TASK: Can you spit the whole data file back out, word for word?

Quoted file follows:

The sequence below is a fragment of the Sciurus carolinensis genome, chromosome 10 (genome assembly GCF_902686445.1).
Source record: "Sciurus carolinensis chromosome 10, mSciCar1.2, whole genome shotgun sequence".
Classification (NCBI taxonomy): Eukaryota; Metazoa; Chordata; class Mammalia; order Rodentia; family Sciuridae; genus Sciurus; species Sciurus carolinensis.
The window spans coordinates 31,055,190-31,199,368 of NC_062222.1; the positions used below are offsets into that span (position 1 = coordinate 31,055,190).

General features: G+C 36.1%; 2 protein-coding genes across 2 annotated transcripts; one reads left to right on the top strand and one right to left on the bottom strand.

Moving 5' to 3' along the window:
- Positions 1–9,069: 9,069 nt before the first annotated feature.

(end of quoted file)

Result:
The sequence below is a fragment of the Sciurus carolinensis genome, chromosome 10 (genome assembly GCF_902686445.1).
Source record: "Sciurus carolinensis chromosome 10, mSciCar1.2, whole genome shotgun sequence".
Classification (NCBI taxonomy): Eukaryota; Metazoa; Chordata; class Mammalia; order Rodentia; family Sciuridae; genus Sciurus; species Sciurus carolinensis.
The window spans coordinates 31,055,190-31,199,368 of NC_062222.1; the positions used below are offsets into that span (position 1 = coordinate 31,055,190).

General features: G+C 36.1%; 2 protein-coding genes across 2 annotated transcripts; one reads left to right on the top strand and one right to left on the bottom strand.

Moving 5' to 3' along the window:
- Positions 1–9,069: 9,069 nt before the first annotated feature.